Medieval People - Life in Medieval Europe
Welcome to Quatr.us Study Guides!

Medieval People

Donatello
Madonna and child
(Donatello)

May 2016 - The way people thought about each other in the Middle Ages, everyone was involved in complicated systems of relationships with each other. Some people were still slaves, as in the Roman period, but not so many as before. Slavery was gradually dying out during this period.

The first relationships people had were with their own families. In medieval European families, most kids lived with their father and mother and brothers and sisters. Because people died young from diseases, a lot of kids also lived with other relatives, or just with an older brother or sister, because their parents had died. Most kids never knew their grandparents, who had died before they were born.

In the Middle Ages, hardly anyone went to school. Kids worked in the fields, or took care of younger brothers and sisters. A few children, usually from richer families, were given to monasteries or abbeys to be monks and nuns, and older monks and nuns sometimes taught these children to read and write. The children of very rich men and women sometimes had tutors at home.

Teenagers, around the age of twelve or thirteen, often went out to work for somebody else. Sometimes they worked for their neighbors, helping to plow the fields or take care of babies or animals. Sometimes they worked for richer families, as servants, as Chaucer did, for instance. Or their parents apprenticed them to learn a skill like weaving or blacksmithing. Many teenagers lived with the people they worked for.

Most peasants rented land from a richer man or woman who owned a big estate. They owed their landlord or landlady rent, and also a lot of other obligations. The peasants had to go to war with their landlord if there was a war, and they had to work a certain number of days every year for their landlady. Often peasants had to give their landlord or landlady a certain number of chickens or a certain amount of honey or spun wool or firewood every year. Even peasants who owned their own land often had some of these obligations to the nearest powerful person, as taxes. In exchange, the powerful person was supposed to protect the peasants from invasions and from the king, and give them food when there was a drought, and enforce the law (which was mainly whatever he or she said it was).

a man in robes, a man in armor, a man in a tunic
Medieval people: a monk, a knight, and a peasant

Each of these powerful people, in turn, owed obligations to a more powerful person - each count or countess, for instance, owed obligations to a duke (or duchess) or an earl. If there was a war, the count had to go to the war with his peasants, to fight for the duke. And the count had to send valuable presents to the duke as well, every year. In exchange, again, the duke was supposed to protect the count.

Over everybody was the king or queen. Even the dukes and earls were supposed to fight for the king or queen and send him or her presents. But a lot depended on the king being strong enough to make them! Sometimes if the duke was strong enough, he just refused to come.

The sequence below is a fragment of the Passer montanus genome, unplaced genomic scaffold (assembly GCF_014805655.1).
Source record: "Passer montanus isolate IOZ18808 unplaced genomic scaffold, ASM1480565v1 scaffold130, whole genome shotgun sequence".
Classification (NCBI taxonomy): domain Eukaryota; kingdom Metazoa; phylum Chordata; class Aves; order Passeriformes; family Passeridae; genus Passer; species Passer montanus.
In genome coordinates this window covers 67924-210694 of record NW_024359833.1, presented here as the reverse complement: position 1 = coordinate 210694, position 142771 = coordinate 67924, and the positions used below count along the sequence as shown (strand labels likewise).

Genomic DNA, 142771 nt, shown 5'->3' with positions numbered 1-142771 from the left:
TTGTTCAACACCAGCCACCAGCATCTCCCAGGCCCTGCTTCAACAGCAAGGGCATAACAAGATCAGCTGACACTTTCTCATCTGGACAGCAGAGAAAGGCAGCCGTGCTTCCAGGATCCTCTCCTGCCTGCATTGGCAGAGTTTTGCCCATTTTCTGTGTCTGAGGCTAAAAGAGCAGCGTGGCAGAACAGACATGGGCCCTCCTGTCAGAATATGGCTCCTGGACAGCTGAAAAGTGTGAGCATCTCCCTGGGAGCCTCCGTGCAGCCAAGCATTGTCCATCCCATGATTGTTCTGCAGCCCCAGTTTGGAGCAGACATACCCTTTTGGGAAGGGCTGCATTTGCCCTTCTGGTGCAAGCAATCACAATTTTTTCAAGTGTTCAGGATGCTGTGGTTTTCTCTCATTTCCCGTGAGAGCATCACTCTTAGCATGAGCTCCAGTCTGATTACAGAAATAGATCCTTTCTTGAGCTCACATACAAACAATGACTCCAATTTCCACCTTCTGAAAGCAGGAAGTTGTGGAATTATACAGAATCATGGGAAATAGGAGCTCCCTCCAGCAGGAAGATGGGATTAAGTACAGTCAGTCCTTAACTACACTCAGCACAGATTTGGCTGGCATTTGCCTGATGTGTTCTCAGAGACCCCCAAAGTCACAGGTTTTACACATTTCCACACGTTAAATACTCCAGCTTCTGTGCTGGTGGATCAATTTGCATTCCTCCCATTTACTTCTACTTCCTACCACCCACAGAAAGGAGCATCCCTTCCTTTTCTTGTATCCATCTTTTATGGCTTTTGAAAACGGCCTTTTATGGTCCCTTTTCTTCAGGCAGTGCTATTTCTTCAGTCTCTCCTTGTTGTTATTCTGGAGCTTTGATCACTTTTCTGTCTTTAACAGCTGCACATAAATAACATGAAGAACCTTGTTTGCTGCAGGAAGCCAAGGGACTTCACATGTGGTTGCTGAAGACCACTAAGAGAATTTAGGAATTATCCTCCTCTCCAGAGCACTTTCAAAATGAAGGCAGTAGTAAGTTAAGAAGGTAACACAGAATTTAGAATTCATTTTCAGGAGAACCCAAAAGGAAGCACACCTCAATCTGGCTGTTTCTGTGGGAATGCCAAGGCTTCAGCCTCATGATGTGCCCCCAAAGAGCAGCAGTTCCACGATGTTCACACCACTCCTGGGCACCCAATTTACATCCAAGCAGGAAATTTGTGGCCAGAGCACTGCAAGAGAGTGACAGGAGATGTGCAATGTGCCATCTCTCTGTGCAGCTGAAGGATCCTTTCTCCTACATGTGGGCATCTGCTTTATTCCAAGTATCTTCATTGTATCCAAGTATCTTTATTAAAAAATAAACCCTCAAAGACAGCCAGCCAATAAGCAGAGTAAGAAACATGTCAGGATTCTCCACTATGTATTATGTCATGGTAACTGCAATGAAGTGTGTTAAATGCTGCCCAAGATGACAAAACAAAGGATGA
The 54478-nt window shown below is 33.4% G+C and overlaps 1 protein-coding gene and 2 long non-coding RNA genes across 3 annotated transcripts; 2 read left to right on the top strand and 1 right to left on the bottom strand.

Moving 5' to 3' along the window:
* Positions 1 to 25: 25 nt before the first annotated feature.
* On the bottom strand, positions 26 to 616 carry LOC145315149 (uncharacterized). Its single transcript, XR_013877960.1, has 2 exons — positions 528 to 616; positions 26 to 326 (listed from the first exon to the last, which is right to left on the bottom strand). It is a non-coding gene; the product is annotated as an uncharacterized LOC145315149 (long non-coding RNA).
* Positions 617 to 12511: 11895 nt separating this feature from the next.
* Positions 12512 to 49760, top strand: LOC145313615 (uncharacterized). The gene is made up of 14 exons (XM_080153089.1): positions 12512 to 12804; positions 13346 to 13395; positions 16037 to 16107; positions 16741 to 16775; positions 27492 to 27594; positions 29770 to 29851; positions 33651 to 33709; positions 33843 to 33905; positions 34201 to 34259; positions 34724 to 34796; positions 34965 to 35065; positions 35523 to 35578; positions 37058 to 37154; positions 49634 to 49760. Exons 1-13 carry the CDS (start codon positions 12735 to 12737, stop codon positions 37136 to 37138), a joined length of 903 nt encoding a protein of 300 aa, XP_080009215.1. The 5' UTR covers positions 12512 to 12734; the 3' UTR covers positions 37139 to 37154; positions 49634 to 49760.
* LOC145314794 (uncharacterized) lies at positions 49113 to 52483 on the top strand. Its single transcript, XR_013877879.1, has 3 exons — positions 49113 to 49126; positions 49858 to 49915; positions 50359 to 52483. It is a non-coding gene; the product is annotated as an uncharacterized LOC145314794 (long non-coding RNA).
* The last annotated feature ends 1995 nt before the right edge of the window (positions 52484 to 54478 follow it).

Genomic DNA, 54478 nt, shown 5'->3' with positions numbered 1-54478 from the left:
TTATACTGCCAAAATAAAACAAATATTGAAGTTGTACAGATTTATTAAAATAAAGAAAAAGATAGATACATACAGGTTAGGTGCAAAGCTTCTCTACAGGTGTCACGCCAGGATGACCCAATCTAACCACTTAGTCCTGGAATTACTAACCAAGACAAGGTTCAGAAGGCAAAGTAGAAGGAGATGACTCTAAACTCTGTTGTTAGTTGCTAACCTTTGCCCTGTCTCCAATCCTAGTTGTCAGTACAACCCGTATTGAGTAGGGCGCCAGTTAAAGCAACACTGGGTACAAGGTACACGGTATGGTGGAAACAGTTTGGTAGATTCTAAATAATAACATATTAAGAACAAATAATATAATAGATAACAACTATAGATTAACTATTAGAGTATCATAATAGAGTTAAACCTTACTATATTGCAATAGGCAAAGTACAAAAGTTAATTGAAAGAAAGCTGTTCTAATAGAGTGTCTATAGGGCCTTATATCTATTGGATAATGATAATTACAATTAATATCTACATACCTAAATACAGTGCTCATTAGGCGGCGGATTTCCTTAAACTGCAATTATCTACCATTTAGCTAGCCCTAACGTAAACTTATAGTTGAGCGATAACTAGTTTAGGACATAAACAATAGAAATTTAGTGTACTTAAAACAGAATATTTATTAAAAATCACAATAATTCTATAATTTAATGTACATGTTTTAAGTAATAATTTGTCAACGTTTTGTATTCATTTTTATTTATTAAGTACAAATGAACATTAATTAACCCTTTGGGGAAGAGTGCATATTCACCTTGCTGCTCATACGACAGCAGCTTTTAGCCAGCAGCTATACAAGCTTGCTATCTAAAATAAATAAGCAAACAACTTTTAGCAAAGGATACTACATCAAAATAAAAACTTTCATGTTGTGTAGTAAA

Some peasants also rented land from the Catholic Church, which owned about a third of the land in Europe during the Middle Ages. Their landlord would be a bishop instead of a count, and over the bishop was the archbishop, and then the cardinal, and over all of those the Pope in Rome. And some people became monks or nuns, in the service of the Church, instead of being peasants.

Learn by doing: a medieval castle project
More about feudalism

Bibliography and further reading about daily life in the Middle Ages:

People in the Medieval Islamic Empire
People in Medieval Africa
Medieval Europe
Quatr.us home


Celebrating Black History Month with the pharaoh Hatshepsut, the queen Shanakdakhete, the poet Phillis Wheatley, the medical consultant Onesimus, the freedom fighters Toussaint L'Ouverture, Denmark Vesey, Yaa Asantewaa, and Samora Moises Machel, and the civil rights leader Martin Luther King, Jr.
Please help other teachers and students find us: link to this page from your class page.
Karen Carr is Associate Professor Emerita, Department of History, Portland State University. She holds a doctorate in Classical Art and Archaeology from the University of Michigan. Follow her on Instagram or Twitter.
Cite this page
  • Author: K.E. Carr
  • Title:
  • Site Name: Quatr.us Study Guides
  • Publisher: Quatr.us
  • Date Published:
Proud of your class page, homework page, or resource page? Send it in and win a Quatr.us "Great Page!" award!
Sign up for more free articles and special offers in Quatr.us' weekly newsletter:
We will never share your e-mail address unless you allow us to do so. View our privacy policy. Easy unsubscribe links are provided in every email.
Comment on This Article

Cool stuff we've been enjoying: Looking for birthday gifts? Check out these new Chromebooks - all the computer you need for only $229.00!. Then study in peace with these Beats wireless headphones - for the exact same price! When you're done, show off your presentation or watch a movie with this excellent smartphone projector for only $39.99!


Does your class page honor diversity, celebrate feminism, and support people of color, LBGTQ people, and people with disabilities? Let us know, and we'll send you a Diversity Banner you can proudly display!
Looking for more?
ADVERTISEMENT
Quatr.us is loading comments...
(Comments will appear after moderation, if they are kind and helpful. Feel free to ask questions, and we'll try to answer them.)
Cite this page
  • Carr, K.E. . Quatr.us Study Guides, . Web. 23 February, 2017
ADVERTISEMENT